ALS Bill Passes Congress, Bringing Hope to ALS Community
OMAHA, Neb. (KMTV) – Many Americans first discovered amyotrophic lateral sclerosis (ALS) when baseball legend Lou Gehrig said he was the luckiest man on the planet.
75 years later, people were splashing cold water for the Ice Bucket Challenge, which raised awareness about the disease.
But in 2021, there is still no cure.
âFrustration isâ wow, Lou Gehrig was so long ago. What’s going on, why can’t we find something else? “Said Tammy Stalzer, executive director of ALS in Heartland. “How can we help someone with a disease for which there is no cure, really not too much treatment and no cause has been found?” “
This issue has plagued the ALS community for years, but now there is hope.
âTake Action for ALS,â a bill in Congress led by Nebraska Congressman Jeff Fortenberry, is helping fund and accelerate ALS research.
The bill passed the Senate Thursday night, meaning the law for ALS is heading to President Joe Biden’s office for final signing.
“It breeds hope, with this groundbreaking law we can break through faster with those who have suffered so much,” Fortenberry said during his speech on the ground last week.
Bill had 330 co-sponsors in the house.
“It is a law that is truly the most popular bill in the House,” said Representative Anna Eshoo.
It went easily last week.
“It’s extremely exciting, it’s totally game-changing, it’s hope, it’s a huge step in the right direction,” said Sue Laswell.
Laswell lives in Lincoln with her husband, Rick, who is an Army veteran and enjoyed working with his hands before being diagnosed with ALS in 2019.
While he can still walk, talk and eat, he can no longer lift a screwdriver and struggles with arm movements.
“If I’ve learned anything throughout this it’s how precious time is with your loved ones. We all know we’re not going to stay here forever, but it really hit me in the face.” , said Laswell.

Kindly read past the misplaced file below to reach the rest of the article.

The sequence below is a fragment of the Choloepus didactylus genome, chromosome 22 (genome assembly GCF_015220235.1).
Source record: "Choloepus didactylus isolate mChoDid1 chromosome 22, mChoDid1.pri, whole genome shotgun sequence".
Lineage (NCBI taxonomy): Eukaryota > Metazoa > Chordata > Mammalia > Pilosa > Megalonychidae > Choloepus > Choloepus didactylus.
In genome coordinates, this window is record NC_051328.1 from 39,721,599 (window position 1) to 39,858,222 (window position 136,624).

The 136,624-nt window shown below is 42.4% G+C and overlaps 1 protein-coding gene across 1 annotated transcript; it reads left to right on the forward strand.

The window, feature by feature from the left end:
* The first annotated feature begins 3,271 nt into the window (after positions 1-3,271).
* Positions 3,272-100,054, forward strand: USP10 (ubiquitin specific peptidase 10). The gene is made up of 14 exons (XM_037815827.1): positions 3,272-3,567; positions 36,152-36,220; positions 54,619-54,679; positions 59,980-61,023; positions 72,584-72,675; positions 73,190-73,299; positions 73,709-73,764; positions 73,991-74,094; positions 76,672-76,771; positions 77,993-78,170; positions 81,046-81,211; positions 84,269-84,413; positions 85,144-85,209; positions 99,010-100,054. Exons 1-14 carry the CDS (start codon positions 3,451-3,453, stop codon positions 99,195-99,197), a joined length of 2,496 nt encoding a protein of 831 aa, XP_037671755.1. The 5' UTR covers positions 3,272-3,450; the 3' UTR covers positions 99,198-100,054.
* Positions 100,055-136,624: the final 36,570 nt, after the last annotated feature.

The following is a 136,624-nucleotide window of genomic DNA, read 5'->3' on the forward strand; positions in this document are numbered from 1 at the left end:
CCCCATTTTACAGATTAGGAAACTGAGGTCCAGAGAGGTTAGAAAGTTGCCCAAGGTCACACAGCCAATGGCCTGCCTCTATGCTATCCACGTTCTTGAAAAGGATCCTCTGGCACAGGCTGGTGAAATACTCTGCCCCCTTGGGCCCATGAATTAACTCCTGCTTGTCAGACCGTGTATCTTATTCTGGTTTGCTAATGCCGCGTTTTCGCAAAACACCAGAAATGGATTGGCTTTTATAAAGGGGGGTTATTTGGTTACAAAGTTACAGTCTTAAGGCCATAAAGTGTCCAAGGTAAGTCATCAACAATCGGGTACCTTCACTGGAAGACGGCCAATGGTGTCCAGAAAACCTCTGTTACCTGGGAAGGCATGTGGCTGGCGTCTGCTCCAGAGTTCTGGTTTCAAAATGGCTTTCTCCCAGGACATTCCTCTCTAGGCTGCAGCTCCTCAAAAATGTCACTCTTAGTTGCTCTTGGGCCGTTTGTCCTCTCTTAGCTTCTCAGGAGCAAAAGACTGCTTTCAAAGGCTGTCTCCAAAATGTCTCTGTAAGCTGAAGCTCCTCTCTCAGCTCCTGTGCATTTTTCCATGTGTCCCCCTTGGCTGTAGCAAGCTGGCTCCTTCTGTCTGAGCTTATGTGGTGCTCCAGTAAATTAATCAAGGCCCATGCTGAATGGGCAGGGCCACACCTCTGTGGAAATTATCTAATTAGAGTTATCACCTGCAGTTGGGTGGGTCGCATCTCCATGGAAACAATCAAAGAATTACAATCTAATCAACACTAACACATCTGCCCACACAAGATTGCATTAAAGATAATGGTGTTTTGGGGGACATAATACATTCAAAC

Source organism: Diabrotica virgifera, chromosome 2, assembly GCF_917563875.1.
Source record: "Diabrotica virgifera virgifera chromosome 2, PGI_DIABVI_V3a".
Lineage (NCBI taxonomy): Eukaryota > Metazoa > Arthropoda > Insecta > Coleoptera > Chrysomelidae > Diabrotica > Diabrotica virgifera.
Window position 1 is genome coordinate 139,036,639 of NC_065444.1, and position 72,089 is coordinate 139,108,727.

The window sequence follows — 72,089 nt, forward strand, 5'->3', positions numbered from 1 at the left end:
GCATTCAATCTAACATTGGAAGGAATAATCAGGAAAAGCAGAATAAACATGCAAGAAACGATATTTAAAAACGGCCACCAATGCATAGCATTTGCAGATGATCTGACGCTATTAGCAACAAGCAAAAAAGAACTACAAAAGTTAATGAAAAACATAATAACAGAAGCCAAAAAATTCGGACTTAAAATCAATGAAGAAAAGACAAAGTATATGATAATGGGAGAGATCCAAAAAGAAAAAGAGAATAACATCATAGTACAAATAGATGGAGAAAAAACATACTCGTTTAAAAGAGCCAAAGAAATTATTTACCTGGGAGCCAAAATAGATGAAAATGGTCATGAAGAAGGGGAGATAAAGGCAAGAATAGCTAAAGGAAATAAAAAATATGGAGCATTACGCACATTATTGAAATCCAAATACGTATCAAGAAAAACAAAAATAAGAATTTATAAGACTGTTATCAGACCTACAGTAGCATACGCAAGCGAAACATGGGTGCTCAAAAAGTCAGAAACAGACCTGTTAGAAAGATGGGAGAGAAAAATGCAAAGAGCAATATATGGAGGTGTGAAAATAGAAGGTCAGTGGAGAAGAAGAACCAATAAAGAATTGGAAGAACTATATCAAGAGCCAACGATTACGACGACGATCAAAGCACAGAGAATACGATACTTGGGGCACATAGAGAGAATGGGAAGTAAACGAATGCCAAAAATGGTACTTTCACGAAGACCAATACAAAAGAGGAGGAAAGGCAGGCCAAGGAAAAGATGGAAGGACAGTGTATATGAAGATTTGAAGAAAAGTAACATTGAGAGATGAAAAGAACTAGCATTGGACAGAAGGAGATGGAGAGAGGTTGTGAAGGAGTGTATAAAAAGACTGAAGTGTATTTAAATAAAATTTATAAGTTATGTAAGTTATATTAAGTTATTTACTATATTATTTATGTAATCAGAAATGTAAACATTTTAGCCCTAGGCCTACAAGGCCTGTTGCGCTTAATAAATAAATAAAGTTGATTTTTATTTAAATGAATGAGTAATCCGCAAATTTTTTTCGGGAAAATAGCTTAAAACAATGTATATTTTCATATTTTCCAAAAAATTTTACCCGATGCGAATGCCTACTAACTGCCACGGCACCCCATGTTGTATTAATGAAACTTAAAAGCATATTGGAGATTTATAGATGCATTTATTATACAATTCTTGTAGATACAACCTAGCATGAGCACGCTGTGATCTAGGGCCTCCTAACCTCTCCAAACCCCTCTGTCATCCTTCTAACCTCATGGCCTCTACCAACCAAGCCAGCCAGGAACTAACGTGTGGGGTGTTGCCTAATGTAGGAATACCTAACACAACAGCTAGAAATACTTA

The bill that the Senate is about to consider would spend $ 100 million a year for five years in various ways.
It funds grants to expand research, creates a public-private partnership for rare neurodegenerative diseases, and streamlines the approval process for the FDA and other government agencies.
âThe ALS Act represents a monumental change in the way we approach ALS and other neurodegenerative diseases,â said Fortenberry.
For the Laswells, the bill gives them a glimmer of hope that Rick, or others with ALS, can seek treatment before it’s too late.
âIf they’re able to get these drugs out to people, say within six months, it could possibly slow the progress so they can dramatically improve their quality of life,â Laswell said.
For Tammy Stalzer of the ALS in Heartland, it’s a big win. She hopes this can get more people with ALS to participate in clinical trials and speed up those trials.
âMaybe more people will have access to it and it will allow us to find a cure. And what excites me the most about it is that I am going to lose my job, and it might sound crazy, but I have to lose my job because it means there has been a cure, âsaid Stalzer.
The bill already has 55 of the 100 U.S. senators co-sponsoring it, including Deb Fischer of Nebraska.
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